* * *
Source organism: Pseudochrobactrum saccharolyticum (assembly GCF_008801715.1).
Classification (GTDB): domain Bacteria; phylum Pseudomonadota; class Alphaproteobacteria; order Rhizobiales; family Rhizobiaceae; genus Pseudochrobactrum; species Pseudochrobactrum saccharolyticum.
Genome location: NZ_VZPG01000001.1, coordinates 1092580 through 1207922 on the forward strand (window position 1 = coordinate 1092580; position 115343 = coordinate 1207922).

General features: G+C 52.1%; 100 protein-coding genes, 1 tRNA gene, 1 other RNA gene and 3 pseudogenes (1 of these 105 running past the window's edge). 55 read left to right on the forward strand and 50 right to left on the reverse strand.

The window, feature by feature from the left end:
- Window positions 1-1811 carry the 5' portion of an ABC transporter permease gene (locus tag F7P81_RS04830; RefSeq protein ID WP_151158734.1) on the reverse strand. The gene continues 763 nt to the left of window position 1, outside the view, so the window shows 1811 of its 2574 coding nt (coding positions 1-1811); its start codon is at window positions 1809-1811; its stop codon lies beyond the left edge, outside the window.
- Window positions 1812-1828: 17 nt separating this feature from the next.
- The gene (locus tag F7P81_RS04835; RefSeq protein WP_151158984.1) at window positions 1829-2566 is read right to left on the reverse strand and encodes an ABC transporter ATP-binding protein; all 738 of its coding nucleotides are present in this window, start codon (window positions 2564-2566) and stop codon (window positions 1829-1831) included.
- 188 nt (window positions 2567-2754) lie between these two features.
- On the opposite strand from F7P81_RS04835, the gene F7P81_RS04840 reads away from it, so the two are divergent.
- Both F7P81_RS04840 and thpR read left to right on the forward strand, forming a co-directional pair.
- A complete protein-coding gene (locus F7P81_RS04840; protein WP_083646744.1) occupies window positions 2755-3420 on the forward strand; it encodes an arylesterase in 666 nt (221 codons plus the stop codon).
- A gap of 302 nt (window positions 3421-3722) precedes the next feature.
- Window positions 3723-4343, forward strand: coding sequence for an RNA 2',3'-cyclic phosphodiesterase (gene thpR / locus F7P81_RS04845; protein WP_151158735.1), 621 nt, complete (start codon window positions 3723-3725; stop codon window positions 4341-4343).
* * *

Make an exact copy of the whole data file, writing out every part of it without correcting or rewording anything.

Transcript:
Source organism: Pseudochrobactrum saccharolyticum (assembly GCF_008801715.1).
Classification (GTDB): domain Bacteria; phylum Pseudomonadota; class Alphaproteobacteria; order Rhizobiales; family Rhizobiaceae; genus Pseudochrobactrum; species Pseudochrobactrum saccharolyticum.
Genome location: NZ_VZPG01000001.1, coordinates 1092580 through 1207922 on the forward strand (window position 1 = coordinate 1092580; position 115343 = coordinate 1207922).

General features: G+C 52.1%; 100 protein-coding genes, 1 tRNA gene, 1 other RNA gene and 3 pseudogenes (1 of these 105 running past the window's edge). 55 read left to right on the forward strand and 50 right to left on the reverse strand.

The window, feature by feature from the left end:
- Window positions 1-1811 carry the 5' portion of an ABC transporter permease gene (locus tag F7P81_RS04830; RefSeq protein ID WP_151158734.1) on the reverse strand. The gene continues 763 nt to the left of window position 1, outside the view, so the window shows 1811 of its 2574 coding nt (coding positions 1-1811); its start codon is at window positions 1809-1811; its stop codon lies beyond the left edge, outside the window.
- Window positions 1812-1828: 17 nt separating this feature from the next.
- The gene (locus tag F7P81_RS04835; RefSeq protein WP_151158984.1) at window positions 1829-2566 is read right to left on the reverse strand and encodes an ABC transporter ATP-binding protein; all 738 of its coding nucleotides are present in this window, start codon (window positions 2564-2566) and stop codon (window positions 1829-1831) included.
- 188 nt (window positions 2567-2754) lie between these two features.
- On the opposite strand from F7P81_RS04835, the gene F7P81_RS04840 reads away from it, so the two are divergent.
- Both F7P81_RS04840 and thpR read left to right on the forward strand, forming a co-directional pair.
- A complete protein-coding gene (locus F7P81_RS04840; protein WP_083646744.1) occupies window positions 2755-3420 on the forward strand; it encodes an arylesterase in 666 nt (221 codons plus the stop codon).
- A gap of 302 nt (window positions 3421-3722) precedes the next feature.
- Window positions 3723-4343, forward strand: coding sequence for an RNA 2',3'-cyclic phosphodiesterase (gene thpR / locus F7P81_RS04845; protein WP_151158735.1), 621 nt, complete (start codon window positions 3723-3725; stop codon window positions 4341-4343).